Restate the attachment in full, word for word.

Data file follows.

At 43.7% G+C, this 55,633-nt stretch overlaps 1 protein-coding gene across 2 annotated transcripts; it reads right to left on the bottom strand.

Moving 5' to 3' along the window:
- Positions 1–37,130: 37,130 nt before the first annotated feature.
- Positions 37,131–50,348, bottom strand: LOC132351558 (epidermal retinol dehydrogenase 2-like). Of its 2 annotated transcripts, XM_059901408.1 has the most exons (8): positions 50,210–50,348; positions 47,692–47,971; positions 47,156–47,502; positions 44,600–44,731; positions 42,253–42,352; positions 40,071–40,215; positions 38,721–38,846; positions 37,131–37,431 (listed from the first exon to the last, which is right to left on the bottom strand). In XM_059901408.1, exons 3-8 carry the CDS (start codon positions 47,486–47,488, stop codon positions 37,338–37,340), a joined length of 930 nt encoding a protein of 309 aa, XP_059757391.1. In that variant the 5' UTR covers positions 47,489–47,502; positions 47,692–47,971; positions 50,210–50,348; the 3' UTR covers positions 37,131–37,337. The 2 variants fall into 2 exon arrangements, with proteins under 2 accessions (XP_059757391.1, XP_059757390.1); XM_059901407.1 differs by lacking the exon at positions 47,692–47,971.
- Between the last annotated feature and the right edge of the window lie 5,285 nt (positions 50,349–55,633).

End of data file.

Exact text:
At 43.7% G+C, this 55,633-nt stretch overlaps 1 protein-coding gene across 2 annotated transcripts; it reads right to left on the bottom strand.

Moving 5' to 3' along the window:
- Positions 1–37,130: 37,130 nt before the first annotated feature.
- Positions 37,131–50,348, bottom strand: LOC132351558 (epidermal retinol dehydrogenase 2-like). Of its 2 annotated transcripts, XM_059901408.1 has the most exons (8): positions 50,210–50,348; positions 47,692–47,971; positions 47,156–47,502; positions 44,600–44,731; positions 42,253–42,352; positions 40,071–40,215; positions 38,721–38,846; positions 37,131–37,431 (listed from the first exon to the last, which is right to left on the bottom strand). In XM_059901408.1, exons 3-8 carry the CDS (start codon positions 47,486–47,488, stop codon positions 37,338–37,340), a joined length of 930 nt encoding a protein of 309 aa, XP_059757391.1. In that variant the 5' UTR covers positions 47,489–47,502; positions 47,692–47,971; positions 50,210–50,348; the 3' UTR covers positions 37,131–37,337. The 2 variants fall into 2 exon arrangements, with proteins under 2 accessions (XP_059757391.1, XP_059757390.1); XM_059901407.1 differs by lacking the exon at positions 47,692–47,971.
- Between the last annotated feature and the right edge of the window lie 5,285 nt (positions 50,349–55,633).